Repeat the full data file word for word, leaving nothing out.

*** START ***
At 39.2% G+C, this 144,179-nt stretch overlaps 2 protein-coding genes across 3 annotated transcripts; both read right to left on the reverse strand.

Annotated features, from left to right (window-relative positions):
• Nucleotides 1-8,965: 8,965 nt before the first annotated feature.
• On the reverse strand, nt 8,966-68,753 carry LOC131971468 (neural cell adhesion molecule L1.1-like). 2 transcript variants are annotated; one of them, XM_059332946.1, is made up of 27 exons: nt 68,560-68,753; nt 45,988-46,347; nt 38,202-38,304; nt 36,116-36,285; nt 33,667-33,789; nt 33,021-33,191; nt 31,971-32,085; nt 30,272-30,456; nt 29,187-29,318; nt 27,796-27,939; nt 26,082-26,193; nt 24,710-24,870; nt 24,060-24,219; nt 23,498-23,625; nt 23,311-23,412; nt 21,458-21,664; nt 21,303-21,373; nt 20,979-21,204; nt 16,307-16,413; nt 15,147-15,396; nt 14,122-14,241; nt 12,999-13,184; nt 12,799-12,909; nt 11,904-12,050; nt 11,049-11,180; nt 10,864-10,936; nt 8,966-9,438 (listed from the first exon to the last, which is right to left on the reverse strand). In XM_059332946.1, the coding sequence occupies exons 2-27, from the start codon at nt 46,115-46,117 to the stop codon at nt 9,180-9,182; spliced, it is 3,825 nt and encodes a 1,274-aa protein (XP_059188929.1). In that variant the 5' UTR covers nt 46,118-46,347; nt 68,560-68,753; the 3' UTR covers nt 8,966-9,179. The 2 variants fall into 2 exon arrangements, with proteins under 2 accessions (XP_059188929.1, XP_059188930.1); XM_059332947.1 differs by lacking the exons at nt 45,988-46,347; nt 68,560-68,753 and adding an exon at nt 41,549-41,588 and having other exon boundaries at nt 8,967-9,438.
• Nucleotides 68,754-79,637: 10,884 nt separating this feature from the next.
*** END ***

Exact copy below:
At 39.2% G+C, this 144,179-nt stretch overlaps 2 protein-coding genes across 3 annotated transcripts; both read right to left on the reverse strand.

Annotated features, from left to right (window-relative positions):
• Nucleotides 1-8,965: 8,965 nt before the first annotated feature.
• On the reverse strand, nt 8,966-68,753 carry LOC131971468 (neural cell adhesion molecule L1.1-like). 2 transcript variants are annotated; one of them, XM_059332946.1, is made up of 27 exons: nt 68,560-68,753; nt 45,988-46,347; nt 38,202-38,304; nt 36,116-36,285; nt 33,667-33,789; nt 33,021-33,191; nt 31,971-32,085; nt 30,272-30,456; nt 29,187-29,318; nt 27,796-27,939; nt 26,082-26,193; nt 24,710-24,870; nt 24,060-24,219; nt 23,498-23,625; nt 23,311-23,412; nt 21,458-21,664; nt 21,303-21,373; nt 20,979-21,204; nt 16,307-16,413; nt 15,147-15,396; nt 14,122-14,241; nt 12,999-13,184; nt 12,799-12,909; nt 11,904-12,050; nt 11,049-11,180; nt 10,864-10,936; nt 8,966-9,438 (listed from the first exon to the last, which is right to left on the reverse strand). In XM_059332946.1, the coding sequence occupies exons 2-27, from the start codon at nt 46,115-46,117 to the stop codon at nt 9,180-9,182; spliced, it is 3,825 nt and encodes a 1,274-aa protein (XP_059188929.1). In that variant the 5' UTR covers nt 46,118-46,347; nt 68,560-68,753; the 3' UTR covers nt 8,966-9,179. The 2 variants fall into 2 exon arrangements, with proteins under 2 accessions (XP_059188929.1, XP_059188930.1); XM_059332947.1 differs by lacking the exons at nt 45,988-46,347; nt 68,560-68,753 and adding an exon at nt 41,549-41,588 and having other exon boundaries at nt 8,967-9,438.
• Nucleotides 68,754-79,637: 10,884 nt separating this feature from the next.